Outgoing police chief Bryan Larkin made a big impression in a small amount of time as head of the Guelph Police Service, as shown by the reaction to the news this week that he’s moving on to become the new chief of the Waterloo Regional Police Service.
“It’s hard to put into words the loss that will be felt in this community,” said Coun. Leanne Piper, a member of the Guelph Police Services Board. “I think he has been a very inspirational leader. I think we’ve been inspired by his leadership,” said Mayor Karen Farbridge, who also sits on the police board and has worked with Larkin since he was named chief in April 2012.
Tall and almost always smiling, at least in public, Larkin has been a “gregarious personality on the streets of Guelph,” as the police board noted in its statement Wednesday on his departure.
But he was tested in notable, highly public ways during his relatively brief stay at the summit of Guelph policing.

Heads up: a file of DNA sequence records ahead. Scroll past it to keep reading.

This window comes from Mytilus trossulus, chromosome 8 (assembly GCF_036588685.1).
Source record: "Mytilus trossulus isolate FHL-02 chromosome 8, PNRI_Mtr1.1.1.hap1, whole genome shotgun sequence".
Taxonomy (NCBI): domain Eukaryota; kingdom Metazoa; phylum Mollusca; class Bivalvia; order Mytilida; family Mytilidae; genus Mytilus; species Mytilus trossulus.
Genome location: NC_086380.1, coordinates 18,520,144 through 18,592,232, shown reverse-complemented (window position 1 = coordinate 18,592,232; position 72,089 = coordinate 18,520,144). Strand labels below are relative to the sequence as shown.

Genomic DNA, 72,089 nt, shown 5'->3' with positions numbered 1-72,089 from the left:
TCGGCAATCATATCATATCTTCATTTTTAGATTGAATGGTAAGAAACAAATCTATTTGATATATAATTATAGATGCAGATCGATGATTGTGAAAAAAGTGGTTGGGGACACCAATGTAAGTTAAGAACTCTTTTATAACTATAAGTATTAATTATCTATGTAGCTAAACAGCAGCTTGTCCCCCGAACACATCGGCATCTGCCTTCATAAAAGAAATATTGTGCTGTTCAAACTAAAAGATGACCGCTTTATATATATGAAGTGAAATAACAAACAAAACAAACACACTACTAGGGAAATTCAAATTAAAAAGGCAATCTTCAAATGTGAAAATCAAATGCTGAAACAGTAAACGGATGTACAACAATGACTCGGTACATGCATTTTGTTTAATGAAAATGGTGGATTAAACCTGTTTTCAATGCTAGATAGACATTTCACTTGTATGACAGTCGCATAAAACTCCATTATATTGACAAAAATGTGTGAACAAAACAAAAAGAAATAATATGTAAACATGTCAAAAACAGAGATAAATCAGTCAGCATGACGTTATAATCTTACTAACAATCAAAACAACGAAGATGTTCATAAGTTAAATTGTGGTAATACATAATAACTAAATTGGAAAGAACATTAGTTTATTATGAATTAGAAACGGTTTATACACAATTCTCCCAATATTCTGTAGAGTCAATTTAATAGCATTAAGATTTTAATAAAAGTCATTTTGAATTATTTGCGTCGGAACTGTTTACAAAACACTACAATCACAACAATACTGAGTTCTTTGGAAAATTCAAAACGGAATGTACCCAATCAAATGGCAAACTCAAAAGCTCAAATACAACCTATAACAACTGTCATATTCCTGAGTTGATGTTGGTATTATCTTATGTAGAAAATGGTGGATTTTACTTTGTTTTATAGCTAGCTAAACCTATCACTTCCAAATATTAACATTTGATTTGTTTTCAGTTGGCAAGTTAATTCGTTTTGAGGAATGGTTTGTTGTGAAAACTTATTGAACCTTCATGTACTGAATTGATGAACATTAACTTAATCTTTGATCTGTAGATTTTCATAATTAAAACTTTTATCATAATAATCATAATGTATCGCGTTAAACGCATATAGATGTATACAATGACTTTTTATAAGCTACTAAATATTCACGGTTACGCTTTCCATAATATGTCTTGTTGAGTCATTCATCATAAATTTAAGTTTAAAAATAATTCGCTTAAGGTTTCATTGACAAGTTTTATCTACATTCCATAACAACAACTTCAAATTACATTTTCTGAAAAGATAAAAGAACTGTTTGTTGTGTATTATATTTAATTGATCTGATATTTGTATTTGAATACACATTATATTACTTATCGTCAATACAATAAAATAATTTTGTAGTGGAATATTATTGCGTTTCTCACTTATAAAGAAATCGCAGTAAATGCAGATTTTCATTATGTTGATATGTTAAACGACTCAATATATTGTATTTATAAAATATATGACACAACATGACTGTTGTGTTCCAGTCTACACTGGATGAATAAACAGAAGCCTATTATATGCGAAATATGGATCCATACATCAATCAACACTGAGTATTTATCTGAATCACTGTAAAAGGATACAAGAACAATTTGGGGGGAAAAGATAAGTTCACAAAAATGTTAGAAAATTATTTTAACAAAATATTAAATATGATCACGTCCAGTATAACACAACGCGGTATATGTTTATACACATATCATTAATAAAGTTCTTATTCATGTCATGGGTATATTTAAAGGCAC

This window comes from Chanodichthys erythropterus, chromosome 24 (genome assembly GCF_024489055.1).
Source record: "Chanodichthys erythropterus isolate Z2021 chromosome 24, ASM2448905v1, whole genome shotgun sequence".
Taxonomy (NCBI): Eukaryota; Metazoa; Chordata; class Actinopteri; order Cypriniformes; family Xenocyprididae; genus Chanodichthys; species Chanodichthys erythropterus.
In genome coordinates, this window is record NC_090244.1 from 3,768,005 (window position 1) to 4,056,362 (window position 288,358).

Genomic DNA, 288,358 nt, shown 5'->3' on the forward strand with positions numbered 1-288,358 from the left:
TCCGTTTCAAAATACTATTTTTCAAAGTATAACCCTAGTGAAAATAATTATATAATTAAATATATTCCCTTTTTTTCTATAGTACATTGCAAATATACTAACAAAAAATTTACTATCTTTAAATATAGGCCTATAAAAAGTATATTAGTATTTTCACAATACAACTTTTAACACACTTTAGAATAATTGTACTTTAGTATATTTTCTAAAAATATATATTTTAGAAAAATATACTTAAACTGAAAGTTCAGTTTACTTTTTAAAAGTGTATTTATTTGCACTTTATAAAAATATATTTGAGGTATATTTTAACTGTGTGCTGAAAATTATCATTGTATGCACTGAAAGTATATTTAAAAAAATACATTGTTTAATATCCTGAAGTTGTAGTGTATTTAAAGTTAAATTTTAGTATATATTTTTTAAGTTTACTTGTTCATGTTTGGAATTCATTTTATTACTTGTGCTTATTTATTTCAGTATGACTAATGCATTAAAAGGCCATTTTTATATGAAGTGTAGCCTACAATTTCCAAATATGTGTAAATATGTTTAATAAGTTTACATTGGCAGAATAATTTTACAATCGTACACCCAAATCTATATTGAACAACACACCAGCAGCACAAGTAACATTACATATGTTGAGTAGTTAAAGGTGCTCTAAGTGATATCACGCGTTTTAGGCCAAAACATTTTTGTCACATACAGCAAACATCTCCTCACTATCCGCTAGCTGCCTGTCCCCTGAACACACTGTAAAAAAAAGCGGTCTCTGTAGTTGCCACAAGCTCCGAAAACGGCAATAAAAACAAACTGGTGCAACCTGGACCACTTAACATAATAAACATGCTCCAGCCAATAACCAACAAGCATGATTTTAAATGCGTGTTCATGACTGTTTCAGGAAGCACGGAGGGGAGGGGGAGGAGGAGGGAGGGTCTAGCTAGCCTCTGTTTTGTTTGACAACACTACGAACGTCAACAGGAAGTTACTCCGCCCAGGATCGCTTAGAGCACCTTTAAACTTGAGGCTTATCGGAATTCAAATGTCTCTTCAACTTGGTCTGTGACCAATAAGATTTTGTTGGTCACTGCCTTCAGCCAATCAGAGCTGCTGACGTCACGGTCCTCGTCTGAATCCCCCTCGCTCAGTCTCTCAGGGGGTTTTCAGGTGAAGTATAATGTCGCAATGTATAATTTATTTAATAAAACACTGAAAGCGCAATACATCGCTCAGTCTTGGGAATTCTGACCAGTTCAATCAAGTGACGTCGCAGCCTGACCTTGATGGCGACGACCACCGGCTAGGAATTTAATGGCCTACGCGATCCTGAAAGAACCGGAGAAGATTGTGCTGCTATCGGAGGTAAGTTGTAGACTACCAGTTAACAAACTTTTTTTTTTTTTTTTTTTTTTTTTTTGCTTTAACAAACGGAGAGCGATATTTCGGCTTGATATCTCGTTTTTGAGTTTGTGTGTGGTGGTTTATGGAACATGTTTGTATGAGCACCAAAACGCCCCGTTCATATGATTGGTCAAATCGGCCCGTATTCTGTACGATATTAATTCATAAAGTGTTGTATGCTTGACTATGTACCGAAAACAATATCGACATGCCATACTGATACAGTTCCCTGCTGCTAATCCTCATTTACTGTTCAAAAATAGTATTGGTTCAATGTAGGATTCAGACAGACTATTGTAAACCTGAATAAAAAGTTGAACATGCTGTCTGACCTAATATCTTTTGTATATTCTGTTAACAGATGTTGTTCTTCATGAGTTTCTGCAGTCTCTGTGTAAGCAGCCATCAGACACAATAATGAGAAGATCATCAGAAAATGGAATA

Less than a year after becoming chief, he was in the spotlight after Const. Jennifer Kovach died when her cruiser crashed into a bus.
He handled a tragic and difficult –Kovach wasn’t wearing a seat belt – situation with a great deal of grace, dignity and compassion.
Then last fall, Larkin showed the steel behind the smile in his dealings with city council over a new plan – much more expensive than the old plan – for improving police headquarters.
If it’s any indication of Larkin’s impact, a Twitter “trendsmap,” shared on the social media site by the University of Guelph police, showed Larkin’s Twitter handle @Chief_Blarkin as one of the popular trending topics following the announcement of his new appointment to Waterloo Regional Police Service.
Larkin’s Twitter account was flooded Wednesday with messages of congratulations and with “welcome back” messages from people in Waterloo.
Many Guelph Twitter users expressed how much he will be missed, while wishing him luck in his new role.
As do we, as well.